A micrometer-sized liquid droplet is excited by multi-photon absorption of a mid-infrared laser pulse. The dynamical processes following the excitation are probed by a time-resolved imaging experiment. When the wavelength of the laser is resonant with the vibrational frequency of the constituent molecules, multiphoton absorption initiates superheating of the surface region of the droplet, followed by a shock wave propagating across the droplet and by disintegration into many small fragments (shattering). On the other hand, when the wavelength is slightly detuned from the resonance, the droplet exhibits completely different dynamics because the interior molecules are excited more intensely than those in the vicinity of the illuminated surface. The dynamics depend on the pulse energy of excitation as well. In particular, a critical energy was found for shock-wave generation. A simple molecular-dynamics simulation performed for a van der Waals cluster provides further insight into the disintegration dynamics and the critical energy. These studies clarify how the molecules cooperate with each other in the energy dissipation processes leading to disintegration of a droplet.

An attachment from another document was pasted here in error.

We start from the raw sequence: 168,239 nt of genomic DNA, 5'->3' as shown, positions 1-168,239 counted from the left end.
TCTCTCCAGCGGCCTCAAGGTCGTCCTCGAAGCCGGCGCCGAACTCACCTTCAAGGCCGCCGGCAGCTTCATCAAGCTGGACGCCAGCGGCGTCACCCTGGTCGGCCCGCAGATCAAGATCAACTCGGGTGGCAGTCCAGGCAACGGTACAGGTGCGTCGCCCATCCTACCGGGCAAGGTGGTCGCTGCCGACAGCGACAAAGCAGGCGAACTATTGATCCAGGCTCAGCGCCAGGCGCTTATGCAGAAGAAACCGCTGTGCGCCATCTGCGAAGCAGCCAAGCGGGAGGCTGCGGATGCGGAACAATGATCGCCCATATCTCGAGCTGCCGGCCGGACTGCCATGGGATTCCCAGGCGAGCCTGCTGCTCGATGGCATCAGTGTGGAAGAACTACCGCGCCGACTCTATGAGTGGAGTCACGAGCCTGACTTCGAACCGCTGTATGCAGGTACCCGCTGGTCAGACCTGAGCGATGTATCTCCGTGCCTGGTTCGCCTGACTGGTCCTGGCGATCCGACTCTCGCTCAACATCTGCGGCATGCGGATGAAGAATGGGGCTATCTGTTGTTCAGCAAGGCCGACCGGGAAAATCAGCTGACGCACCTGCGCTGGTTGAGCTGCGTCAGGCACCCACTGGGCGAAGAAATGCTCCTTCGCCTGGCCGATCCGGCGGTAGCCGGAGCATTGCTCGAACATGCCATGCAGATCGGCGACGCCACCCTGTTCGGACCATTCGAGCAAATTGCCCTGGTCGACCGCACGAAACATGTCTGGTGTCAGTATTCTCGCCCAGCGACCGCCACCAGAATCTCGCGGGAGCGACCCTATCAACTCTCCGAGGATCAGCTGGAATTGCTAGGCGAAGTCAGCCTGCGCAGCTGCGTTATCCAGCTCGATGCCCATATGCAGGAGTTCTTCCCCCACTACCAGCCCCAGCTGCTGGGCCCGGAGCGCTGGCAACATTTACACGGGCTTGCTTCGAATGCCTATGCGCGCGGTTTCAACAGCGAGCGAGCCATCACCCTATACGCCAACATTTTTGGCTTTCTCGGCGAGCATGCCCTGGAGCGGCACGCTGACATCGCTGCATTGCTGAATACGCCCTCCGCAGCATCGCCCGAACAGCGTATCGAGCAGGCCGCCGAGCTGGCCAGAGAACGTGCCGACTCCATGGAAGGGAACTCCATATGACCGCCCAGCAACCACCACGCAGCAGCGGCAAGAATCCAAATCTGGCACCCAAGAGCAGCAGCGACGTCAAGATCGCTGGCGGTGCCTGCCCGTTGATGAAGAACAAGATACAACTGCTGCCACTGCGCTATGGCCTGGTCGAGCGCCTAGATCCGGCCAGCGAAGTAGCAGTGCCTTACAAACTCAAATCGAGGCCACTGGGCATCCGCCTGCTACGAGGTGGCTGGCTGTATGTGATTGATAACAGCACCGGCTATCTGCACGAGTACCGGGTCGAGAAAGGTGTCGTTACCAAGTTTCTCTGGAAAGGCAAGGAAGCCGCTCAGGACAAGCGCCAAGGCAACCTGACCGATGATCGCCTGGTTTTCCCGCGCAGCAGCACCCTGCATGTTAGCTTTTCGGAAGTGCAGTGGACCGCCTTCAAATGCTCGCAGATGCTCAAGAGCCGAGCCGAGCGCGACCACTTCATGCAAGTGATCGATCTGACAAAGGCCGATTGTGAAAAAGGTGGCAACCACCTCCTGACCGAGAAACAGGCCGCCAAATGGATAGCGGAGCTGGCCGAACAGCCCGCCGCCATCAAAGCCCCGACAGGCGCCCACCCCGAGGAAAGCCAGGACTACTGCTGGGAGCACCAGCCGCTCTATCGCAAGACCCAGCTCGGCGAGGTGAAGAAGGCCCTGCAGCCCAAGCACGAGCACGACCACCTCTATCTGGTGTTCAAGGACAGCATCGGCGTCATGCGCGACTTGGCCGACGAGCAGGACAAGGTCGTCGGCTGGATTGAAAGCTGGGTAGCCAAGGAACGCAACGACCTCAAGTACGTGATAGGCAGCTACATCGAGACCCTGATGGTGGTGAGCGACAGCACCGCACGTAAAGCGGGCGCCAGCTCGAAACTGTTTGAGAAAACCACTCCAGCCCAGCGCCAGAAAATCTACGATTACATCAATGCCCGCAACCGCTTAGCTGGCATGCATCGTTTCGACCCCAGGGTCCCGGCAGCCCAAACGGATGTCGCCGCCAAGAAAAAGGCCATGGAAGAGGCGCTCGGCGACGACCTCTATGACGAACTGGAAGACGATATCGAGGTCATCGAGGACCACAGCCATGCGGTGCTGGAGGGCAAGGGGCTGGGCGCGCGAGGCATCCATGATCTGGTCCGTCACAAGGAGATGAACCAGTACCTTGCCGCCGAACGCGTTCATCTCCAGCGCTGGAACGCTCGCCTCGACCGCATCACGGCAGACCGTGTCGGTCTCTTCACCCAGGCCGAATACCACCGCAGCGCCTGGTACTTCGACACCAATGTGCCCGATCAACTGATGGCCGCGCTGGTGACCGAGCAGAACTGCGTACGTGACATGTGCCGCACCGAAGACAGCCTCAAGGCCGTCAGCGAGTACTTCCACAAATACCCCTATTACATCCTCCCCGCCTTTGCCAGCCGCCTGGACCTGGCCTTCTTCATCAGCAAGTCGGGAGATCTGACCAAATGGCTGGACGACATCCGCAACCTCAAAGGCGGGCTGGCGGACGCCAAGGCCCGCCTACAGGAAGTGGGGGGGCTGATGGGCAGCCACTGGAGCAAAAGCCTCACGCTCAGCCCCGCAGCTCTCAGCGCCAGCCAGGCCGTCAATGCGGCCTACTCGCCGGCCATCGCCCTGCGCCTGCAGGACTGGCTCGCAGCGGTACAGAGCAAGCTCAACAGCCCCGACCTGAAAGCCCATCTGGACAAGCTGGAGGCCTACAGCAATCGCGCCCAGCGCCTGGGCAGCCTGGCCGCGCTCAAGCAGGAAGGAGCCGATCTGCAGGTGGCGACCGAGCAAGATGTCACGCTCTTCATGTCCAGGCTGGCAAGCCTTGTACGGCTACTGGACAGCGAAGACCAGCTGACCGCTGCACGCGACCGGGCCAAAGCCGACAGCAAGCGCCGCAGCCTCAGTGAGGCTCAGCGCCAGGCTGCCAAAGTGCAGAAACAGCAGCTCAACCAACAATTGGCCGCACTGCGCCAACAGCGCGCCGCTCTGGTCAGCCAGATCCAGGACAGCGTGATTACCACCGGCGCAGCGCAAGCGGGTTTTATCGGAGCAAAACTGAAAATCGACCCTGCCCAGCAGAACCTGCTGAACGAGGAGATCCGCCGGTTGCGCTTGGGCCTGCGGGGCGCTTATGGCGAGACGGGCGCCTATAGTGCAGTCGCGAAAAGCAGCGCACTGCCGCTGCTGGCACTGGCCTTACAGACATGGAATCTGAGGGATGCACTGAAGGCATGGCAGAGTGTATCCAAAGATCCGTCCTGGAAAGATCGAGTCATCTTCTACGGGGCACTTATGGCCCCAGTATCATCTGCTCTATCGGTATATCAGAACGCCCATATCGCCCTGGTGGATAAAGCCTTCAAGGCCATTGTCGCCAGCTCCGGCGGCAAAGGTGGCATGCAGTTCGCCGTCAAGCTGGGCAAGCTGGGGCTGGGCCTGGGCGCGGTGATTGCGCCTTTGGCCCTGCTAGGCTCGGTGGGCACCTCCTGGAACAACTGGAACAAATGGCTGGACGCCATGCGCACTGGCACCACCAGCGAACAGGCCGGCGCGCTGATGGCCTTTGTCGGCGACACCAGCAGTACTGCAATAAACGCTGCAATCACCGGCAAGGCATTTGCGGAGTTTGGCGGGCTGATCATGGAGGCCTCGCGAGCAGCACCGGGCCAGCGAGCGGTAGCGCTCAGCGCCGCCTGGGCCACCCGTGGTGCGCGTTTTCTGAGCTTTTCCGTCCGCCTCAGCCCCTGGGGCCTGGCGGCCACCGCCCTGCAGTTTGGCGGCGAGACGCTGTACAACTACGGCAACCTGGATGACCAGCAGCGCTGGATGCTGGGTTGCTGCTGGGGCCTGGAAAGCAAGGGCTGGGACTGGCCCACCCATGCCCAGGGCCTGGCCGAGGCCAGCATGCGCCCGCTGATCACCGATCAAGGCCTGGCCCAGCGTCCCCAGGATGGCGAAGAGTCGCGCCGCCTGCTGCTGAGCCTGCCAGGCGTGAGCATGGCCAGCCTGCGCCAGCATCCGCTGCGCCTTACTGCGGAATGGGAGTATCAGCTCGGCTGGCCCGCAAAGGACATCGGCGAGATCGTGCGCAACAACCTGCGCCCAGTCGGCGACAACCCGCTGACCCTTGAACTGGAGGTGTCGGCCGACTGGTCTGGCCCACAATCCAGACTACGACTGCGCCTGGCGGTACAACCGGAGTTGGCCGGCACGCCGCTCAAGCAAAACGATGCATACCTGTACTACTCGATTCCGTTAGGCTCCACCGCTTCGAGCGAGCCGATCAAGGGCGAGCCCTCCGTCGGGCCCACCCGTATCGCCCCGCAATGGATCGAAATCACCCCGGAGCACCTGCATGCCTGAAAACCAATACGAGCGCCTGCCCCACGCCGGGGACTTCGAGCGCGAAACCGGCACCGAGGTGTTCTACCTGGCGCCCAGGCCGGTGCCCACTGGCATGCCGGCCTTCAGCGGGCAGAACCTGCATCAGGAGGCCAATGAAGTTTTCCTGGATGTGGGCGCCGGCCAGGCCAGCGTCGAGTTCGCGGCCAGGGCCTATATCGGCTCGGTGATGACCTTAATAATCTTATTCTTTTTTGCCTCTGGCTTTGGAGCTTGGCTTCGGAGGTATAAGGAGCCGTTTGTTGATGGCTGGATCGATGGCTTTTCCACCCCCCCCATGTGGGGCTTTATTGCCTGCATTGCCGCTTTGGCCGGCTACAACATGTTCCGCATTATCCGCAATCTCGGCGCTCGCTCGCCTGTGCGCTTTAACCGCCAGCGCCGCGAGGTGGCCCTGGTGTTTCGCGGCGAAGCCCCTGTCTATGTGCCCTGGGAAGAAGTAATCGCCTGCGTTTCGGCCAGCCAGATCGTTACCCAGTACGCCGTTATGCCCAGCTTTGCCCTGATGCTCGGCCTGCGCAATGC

|Title of host publication||Advances In Multi-photon Processes And Spectroscopy|
|Publisher||World Scientific Publishing Co. Pte Ltd|
|Number of pages||36|
|Publication status||Published - Mar 25 2010|
All Science Journal Classification (ASJC) codes